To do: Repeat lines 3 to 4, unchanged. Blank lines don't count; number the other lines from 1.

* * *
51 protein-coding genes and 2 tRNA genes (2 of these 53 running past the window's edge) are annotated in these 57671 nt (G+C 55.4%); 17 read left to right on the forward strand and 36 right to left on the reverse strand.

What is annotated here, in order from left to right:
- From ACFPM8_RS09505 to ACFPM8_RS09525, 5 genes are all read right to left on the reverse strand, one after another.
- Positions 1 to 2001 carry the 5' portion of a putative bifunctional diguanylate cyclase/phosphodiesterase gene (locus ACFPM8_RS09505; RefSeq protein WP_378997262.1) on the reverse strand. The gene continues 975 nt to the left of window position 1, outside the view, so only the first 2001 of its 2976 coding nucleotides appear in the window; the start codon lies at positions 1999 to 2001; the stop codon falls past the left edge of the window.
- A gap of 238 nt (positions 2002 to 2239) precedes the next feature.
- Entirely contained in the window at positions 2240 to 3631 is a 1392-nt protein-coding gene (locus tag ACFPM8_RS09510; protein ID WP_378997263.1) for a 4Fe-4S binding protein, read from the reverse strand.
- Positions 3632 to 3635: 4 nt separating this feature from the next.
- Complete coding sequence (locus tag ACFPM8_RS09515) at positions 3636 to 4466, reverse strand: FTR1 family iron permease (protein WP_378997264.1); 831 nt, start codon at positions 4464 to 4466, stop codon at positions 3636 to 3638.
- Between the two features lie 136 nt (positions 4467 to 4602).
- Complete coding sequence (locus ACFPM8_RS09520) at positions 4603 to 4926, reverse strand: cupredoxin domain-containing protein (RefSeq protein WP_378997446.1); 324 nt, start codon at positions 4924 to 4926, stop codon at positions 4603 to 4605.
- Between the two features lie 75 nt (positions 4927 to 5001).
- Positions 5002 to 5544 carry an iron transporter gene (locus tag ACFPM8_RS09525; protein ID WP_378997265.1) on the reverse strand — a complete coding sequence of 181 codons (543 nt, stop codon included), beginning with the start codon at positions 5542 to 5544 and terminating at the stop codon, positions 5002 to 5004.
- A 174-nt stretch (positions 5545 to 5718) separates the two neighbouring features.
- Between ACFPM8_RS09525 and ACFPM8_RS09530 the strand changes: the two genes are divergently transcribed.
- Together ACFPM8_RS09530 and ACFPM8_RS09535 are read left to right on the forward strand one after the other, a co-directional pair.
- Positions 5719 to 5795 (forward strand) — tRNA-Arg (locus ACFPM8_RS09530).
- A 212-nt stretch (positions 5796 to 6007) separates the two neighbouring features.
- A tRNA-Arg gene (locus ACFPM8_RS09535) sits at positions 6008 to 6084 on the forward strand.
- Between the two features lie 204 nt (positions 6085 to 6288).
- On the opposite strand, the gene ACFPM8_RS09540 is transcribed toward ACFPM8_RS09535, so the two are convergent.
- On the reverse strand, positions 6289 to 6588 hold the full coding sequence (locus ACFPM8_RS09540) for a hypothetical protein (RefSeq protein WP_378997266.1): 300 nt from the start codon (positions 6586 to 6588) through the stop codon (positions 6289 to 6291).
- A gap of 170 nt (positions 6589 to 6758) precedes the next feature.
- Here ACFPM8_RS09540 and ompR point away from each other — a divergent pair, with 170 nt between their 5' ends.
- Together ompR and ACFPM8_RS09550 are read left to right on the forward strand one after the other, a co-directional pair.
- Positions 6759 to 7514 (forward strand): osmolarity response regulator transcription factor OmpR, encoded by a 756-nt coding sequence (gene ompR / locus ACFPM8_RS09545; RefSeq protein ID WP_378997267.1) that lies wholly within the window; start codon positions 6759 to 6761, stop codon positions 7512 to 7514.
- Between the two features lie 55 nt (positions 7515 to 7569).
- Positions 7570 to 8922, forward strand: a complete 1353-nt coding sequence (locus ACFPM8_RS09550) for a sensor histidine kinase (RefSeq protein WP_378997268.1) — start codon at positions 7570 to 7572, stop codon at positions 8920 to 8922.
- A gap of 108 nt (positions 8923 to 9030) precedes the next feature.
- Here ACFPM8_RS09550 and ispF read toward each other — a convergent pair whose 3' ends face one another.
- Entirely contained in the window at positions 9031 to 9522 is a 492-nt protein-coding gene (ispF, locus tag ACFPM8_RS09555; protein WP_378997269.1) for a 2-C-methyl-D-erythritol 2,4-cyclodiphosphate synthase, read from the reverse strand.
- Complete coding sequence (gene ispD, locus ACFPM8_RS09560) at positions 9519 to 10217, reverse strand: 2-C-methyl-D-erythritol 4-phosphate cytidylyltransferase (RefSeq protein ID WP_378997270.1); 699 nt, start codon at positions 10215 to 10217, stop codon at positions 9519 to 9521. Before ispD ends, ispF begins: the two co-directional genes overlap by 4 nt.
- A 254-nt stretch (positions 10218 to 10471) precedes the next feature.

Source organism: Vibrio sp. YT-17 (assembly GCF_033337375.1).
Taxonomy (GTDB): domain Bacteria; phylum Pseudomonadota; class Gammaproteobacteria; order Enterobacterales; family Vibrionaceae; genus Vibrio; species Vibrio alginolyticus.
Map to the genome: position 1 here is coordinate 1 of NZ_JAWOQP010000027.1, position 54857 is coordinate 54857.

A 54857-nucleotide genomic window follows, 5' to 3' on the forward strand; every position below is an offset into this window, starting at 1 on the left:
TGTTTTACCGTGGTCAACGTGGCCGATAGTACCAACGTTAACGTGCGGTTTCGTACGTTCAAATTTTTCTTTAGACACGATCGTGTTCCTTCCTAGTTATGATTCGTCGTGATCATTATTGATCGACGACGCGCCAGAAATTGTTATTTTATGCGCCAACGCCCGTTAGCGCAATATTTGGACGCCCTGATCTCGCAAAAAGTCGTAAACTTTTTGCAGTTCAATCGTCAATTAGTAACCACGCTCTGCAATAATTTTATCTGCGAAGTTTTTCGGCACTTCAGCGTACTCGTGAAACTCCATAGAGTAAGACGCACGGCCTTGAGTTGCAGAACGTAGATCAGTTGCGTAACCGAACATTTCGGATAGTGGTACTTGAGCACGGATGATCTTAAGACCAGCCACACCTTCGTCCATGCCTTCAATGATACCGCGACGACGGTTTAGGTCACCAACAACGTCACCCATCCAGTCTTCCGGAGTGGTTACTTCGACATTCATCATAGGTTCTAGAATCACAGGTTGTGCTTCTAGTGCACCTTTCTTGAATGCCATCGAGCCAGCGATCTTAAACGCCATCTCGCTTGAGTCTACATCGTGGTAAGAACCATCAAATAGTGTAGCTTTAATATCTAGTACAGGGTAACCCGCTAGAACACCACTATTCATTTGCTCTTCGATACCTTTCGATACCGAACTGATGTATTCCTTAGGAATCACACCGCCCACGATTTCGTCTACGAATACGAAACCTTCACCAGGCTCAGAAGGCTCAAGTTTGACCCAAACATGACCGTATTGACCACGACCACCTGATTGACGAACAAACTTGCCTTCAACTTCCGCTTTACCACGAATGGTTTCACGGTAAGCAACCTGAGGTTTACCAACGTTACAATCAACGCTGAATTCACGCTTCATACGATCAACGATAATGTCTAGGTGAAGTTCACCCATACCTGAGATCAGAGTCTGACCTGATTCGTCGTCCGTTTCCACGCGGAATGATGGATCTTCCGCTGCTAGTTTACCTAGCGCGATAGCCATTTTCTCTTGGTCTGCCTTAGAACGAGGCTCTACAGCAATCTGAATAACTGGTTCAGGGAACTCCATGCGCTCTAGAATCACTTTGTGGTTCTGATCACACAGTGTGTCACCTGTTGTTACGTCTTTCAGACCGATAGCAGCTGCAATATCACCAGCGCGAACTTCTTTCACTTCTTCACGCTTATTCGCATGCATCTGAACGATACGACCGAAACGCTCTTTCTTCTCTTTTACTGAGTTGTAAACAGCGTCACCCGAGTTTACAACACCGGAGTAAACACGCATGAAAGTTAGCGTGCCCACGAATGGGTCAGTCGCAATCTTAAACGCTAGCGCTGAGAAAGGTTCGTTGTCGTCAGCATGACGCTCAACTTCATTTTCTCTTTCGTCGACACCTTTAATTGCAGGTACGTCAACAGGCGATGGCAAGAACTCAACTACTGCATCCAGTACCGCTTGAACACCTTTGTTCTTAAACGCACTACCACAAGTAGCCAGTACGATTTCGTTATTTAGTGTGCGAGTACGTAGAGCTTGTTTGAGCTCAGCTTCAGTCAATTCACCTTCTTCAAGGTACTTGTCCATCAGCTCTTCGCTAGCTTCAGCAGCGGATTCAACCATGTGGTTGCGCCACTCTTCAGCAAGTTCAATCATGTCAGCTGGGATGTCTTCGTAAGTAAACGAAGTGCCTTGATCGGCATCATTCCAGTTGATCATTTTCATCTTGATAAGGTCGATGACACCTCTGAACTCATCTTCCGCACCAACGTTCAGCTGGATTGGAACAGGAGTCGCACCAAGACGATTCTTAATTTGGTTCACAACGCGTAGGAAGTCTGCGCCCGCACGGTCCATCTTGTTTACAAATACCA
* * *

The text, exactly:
- From ACFPM8_RS09505 to ACFPM8_RS09525, 5 genes are all read right to left on the reverse strand, one after another.
- Positions 1 to 2001 carry the 5' portion of a putative bifunctional diguanylate cyclase/phosphodiesterase gene (locus ACFPM8_RS09505; RefSeq protein WP_378997262.1) on the reverse strand. The gene continues 975 nt to the left of window position 1, outside the view, so only the first 2001 of its 2976 coding nucleotides appear in the window; the start codon lies at positions 1999 to 2001; the stop codon falls past the left edge of the window.